Gulf War syndrome update: Reviving a 20-year debate over illnesses of veterans of the 1991 Persian Gulf war, a new scientific paper presents evidence that nerve agents released by the bombing of Iraqi chemical weapons depots just before the ground war began could have carried downwind and fallen on American troops staged in Saudi Arabia. The paper, published in the journal Neuroepidemiology, tries to rebut the longstanding Pentagon position, supported by many scientists, that neurotoxins, particularly sarin gas, could not have carried far enough to sicken American forces.
The authors are James J. Tuite and Dr. Robert Haley, who has written several papers asserting links between chemical exposures and gulf war illnesses. They assembled data from meteorological and intelligence reports to support their thesis that American bombs were powerful enough to propel sarin from depots in Muthanna and Falluja high into the atmosphere, where winds whisked it hundreds of miles south to the Saudi border. Once over the American encampments, the toxic plume could have stalled and fallen back to the surface because of weather conditions, the paper says.
Though troops would have been exposed to low levels of the agent, the authors assert that the exposures may have continued for several days, increasing their impact. Chemical weapons detectors sounded alarms in those encampments in the days after the January 1991 bombing raids, but they were viewed as false by many troops, the authors report. A significant number of medical experts have cast doubts on the sarin gas theory over the years, and several said Dec. 13 that the new paper did little to change their minds.
Dr. John Bailar, an emeritus professor at the University of Chicago, who led a group that studied gulf war illnesses in 1996, said there was still no clear evidence that troops might have been exposed to levels of sarin significant enough to have a biological effect. Dr. Bailar said that the stress of war rather than chemical agents might be a more likely cause of the veterans’ problems.
“Gulf war syndrome is real,” Bailar said, using the term for a constellation of symptoms. “And the veterans who have it deserve appropriate medical care. But we should not kid ourselves about its causes or about the most effective means of treatment.”
Nearly half of the 700,000 service members who were deployed in 1990 and 1991 for the Gulf War have filed disability claims with the Department of Veterans Affairs, and more than 85 percent of those have been granted benefits, the department has reported. Many of those veterans have reported long-lasting problems, including chronic pain, memory loss, persistent fatigue and diarrhea, some of which had no clear causes. Many veterans insist that their problems are not the result of stress but have a biological basis. Paul Sullivan, a gulf war veteran who has advocated for more research into the illnesses, said the new paper provided “overwhelming scientific evidence” that exposure to chemical agents sickened those troops and that the Department of Veterans Affairs should ensure that all receive health care and benefits. Panels of medical experts have come down on both sides of the issue, with one group in 2000 questioning whether low levels of sarin could cause long-term health problems and another in 2004 concluding that toxic chemicals had caused neurological damage in many troops.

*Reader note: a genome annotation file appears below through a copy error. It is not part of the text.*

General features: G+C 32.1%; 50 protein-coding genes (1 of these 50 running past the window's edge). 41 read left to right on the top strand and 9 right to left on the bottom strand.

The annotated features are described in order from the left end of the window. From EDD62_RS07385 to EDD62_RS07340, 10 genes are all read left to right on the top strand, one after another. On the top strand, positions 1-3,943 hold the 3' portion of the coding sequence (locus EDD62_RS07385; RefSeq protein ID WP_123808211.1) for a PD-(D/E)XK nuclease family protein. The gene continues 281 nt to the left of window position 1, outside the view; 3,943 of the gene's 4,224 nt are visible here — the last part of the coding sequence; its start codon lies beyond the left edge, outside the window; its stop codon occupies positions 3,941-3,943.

The Pentagon has acknowledged that the postwar demolition of a chemical weapons depot at Kamisiya, in southern Iraq, may have exposed 100,000 troops to nerve gas. But the military has said it was unlikely that nerve gas caused long-term illnesses in troops, a position it reiterated Dec. 13. Many Gulf War veterans have been fighting for years to get Veterans Administration benefits for their medical conditions and have refused a Post Traumatic Stress Disorder diagnosis to qualify. Instead, they insist their problems are physiological.
U.S. Sen. Kay Bailey Hutchison, (R-Texas), who has helped secure funding for research over the years, praised Haley and Tuite for their work to pin down the causes of Gulf War Illness. “Now that we know the probable cause of (the sickness), we need to find effective treatments,” she said. “I also call on the U.S. Department of Defense to study these findings to protect against chemical weapons fallout in future conflicts.” An abstract of the paper is available on the Journal of Neuro-Epidemiology website at www.content.karger.com/ProdukteDB/produkte.asp?Aktion=ShowAbstract&ArtikelNr=345124&Ausgabe=257603&ProduktNr=224263. [Source: New York Times | James Dao 13 Dec 2012]
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